Inclusion As Accuracy
Published in the Caledonian-Record
Thursday, January 10, 2019
One of my many work study jobs while a student at UC Berkeley took me under an old church within walking distance of the campus. I entered through the side and down old cracked steps that led under the building and into two tiny, creepy rooms with walls made of big stones that bulged out unevenly. A small sign identified the space as The Women’s History Research Center.
The story was that one day in 1969 Laura Murra was in history class and asked her professor why there were no stories of women. His alleged response was that he did not think the contributions of women would complete a book of even a hundred pages. She chose that day to change her name to Laura X, following in the footsteps of Malcolm X, shedding her lineage from the patriarchy.
She collected books written by women, about women, in the fields of science, art, politics, medicine, literature, maternal arts, and every other human action and then transferred them onto microfilm and microfiche. My job was to distribute the works according to requests which we received from universities in the United States as well as India, Africa, and Latin America. It turned out that the contributions of women filled books well beyond one hundred pages.
The collections are now stored in the Schlesinger Library at Harvard, but the point remains. America’s history, because of cultural constraints about who could be published reflected work of male authors who told the story that they knew. Equally, in the early days of anthropology, male field workers wrote monographs depicting the customs they observed. Because they had only been included in the male activities, they were unable to answer the Laura X question: what did the women do? The inclusion of female field anthropologists offered more complete pictures of human societies. The person telling the story decides who the players are and judges the value of those players by their own yardstick.
Schools bear a responsibility to ensure that their curricular offerings are authentic and include the voices of all who have built and contributed to the nation. Education is not a zero sum game, including one voice should not eliminate another, presenting dueling arguments develops critical thinking and authentic civil discourse: two goals of education. Adding the work and ideas of women and people of color, does not replace our history, it provides a comprehensive view of the events that continue to influence and shape our lives today. Failing to include and examine the interaction and the concurrent experiences of women and people of color, creates students who might come to the same conclusion that Laura X’s professor did: their contributions did not exist. But those students would be wrong, and on college campuses today they would seem uneducated. If we are to continue the precepts postulated by John Dewey that our job is to educate for democracy we must include the intersections of men and women, white people and people of color.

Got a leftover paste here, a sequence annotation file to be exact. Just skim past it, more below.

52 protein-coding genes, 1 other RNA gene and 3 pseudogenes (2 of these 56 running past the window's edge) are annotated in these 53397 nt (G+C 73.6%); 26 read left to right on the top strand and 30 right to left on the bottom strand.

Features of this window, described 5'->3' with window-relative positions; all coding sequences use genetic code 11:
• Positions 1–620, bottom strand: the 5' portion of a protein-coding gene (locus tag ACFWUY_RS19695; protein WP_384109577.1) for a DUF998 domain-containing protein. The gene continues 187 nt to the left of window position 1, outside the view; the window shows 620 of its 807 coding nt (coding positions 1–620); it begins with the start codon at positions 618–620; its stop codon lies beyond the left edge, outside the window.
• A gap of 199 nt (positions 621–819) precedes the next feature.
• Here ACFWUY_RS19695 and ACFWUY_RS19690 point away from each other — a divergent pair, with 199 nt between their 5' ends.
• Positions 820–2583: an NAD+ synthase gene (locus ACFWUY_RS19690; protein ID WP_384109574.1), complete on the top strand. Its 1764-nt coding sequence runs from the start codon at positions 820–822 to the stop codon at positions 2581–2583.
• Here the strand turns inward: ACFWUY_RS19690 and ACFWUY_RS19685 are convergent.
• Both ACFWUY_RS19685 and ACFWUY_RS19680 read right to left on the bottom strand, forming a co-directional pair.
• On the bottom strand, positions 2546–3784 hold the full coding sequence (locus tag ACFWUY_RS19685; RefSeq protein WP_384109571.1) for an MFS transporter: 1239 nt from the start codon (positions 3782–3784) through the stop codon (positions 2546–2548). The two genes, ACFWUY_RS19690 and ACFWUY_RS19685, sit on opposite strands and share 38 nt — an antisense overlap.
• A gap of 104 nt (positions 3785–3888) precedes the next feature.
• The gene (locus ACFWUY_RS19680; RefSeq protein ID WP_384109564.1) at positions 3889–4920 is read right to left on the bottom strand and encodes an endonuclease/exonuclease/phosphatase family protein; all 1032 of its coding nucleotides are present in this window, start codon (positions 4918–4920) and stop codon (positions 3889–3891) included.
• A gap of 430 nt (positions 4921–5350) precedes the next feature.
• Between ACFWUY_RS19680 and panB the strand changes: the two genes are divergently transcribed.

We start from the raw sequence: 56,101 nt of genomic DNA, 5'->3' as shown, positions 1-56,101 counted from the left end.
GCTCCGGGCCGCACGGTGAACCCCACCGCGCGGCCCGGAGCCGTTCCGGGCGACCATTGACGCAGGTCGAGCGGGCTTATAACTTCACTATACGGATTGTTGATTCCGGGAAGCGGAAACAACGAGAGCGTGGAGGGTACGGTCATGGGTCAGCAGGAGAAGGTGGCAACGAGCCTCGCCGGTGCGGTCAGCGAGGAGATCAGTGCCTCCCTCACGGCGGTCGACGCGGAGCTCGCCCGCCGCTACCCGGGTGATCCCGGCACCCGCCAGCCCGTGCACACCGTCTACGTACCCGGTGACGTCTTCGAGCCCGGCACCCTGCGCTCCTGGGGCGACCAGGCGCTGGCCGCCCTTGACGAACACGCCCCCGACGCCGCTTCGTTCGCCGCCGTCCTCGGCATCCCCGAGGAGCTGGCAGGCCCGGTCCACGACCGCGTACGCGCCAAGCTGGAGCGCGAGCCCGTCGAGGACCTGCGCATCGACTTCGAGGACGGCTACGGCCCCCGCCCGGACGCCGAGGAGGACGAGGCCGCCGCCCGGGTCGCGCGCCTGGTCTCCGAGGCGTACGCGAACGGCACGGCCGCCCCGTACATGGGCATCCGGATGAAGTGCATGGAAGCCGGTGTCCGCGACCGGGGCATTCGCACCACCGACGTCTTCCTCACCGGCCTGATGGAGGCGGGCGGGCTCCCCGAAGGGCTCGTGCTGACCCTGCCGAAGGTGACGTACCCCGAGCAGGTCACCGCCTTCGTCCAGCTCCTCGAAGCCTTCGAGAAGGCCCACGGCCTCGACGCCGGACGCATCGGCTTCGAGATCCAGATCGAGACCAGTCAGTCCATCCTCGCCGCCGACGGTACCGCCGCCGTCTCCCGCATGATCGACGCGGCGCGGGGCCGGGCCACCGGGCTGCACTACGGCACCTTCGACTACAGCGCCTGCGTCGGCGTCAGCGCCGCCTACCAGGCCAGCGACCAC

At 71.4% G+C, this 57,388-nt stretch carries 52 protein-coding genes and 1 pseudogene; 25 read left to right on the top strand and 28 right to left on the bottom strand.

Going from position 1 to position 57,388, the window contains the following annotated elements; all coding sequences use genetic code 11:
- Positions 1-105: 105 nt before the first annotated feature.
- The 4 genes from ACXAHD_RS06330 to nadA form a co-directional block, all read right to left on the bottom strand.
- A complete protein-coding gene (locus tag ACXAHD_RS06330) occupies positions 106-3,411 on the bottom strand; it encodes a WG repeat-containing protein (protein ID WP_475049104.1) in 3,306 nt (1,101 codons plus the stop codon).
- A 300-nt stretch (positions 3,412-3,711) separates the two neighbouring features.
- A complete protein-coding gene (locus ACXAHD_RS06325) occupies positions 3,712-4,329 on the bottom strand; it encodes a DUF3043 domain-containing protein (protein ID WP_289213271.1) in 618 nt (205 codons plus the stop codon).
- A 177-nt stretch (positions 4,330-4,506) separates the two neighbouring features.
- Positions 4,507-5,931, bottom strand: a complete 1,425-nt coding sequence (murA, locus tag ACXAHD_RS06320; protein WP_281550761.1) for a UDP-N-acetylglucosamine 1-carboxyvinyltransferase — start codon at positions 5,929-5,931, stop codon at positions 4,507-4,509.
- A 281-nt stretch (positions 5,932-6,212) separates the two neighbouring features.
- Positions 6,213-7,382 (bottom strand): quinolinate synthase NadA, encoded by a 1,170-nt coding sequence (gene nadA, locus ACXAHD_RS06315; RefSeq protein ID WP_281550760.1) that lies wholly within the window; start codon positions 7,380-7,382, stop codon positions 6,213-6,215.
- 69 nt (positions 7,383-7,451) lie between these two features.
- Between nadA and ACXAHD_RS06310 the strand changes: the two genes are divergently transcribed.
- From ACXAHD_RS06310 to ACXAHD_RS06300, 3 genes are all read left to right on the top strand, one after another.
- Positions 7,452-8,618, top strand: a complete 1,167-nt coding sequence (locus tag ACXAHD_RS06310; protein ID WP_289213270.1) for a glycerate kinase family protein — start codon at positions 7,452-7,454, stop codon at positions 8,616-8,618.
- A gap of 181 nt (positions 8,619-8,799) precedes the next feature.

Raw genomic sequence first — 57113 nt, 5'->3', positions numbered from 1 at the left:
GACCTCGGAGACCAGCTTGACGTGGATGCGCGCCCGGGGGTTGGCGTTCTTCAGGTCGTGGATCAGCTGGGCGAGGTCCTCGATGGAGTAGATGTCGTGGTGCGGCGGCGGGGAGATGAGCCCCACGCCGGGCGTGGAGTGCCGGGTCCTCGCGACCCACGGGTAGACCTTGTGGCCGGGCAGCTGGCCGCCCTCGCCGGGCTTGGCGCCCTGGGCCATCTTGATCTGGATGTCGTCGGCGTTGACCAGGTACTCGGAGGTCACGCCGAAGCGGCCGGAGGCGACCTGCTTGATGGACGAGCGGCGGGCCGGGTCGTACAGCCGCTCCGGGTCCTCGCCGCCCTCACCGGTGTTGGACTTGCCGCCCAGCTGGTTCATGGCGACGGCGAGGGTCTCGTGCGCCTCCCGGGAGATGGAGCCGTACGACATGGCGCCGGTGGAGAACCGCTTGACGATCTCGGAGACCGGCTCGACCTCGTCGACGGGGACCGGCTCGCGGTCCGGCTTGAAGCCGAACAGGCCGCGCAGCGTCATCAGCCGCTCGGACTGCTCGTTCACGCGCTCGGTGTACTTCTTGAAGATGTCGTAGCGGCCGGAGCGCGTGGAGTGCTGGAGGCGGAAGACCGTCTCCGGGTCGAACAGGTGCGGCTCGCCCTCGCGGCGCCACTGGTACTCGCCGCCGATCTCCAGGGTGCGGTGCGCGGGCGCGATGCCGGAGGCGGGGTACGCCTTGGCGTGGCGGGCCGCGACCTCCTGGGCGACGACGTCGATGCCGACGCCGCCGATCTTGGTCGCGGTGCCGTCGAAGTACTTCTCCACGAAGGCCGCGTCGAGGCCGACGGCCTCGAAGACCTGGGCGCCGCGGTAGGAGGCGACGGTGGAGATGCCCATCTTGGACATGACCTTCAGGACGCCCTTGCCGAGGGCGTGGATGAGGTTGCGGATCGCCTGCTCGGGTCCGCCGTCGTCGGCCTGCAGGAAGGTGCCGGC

In his “I Have a Dream” speech, Martin Luther King pointed out that the “destiny” of white and black Americans were “tied up with” each other’s destiny and that the freedom of both were “inextricably bound.” That sentiment inspired educators for a time and universities began to expand their literary and historical offerings.
Yet, in 1974, Nobel Laureate Toni Morrison recognized that “despite years . . . of . . . academic energy, there is very little scholarly recognition of that a major part of American history is the history of the black people: how they influenced whites and how whites influenced them. There ae very few examinations of U.S. economics as the growth of a country that had generations of free labor.”
In 1998 Yale University and Gilder Lehrman Center established the Center for the Study of Slavery, Resistance, and Abolition to “foster an improved understanding of the role of slavery, slave resistance, and abolition in the functioning of the modern world.” Higher education is again striving to unravel the ropes of intersectionality to examine and reveal King’s assertion.
Surely, last year’s incidents with Representative Kiah Morris reveal that Vermont also needs to work toward an “improved understanding” of the intersectionality of race and class and its impact on our state. Last year a bill was proposed to establish an advisory board that would work with schools in reviewing their curricular offerings and practices with regard to race and class. The bill did not pass.
But this should not prevent schools from reflecting on what they teach and why. Our job is to create citizens capable of participating in a pluralist democracy, citizens who embrace the modern understanding e pluribus unum. The pluribus includes black, brown, and white people, gay people, non-binary people, and people with disabilities, to name a few. The freedom of all of us is “inextricably bound” and we should not shy away from the academic challenge of examining the literatures and intersections of all Americans.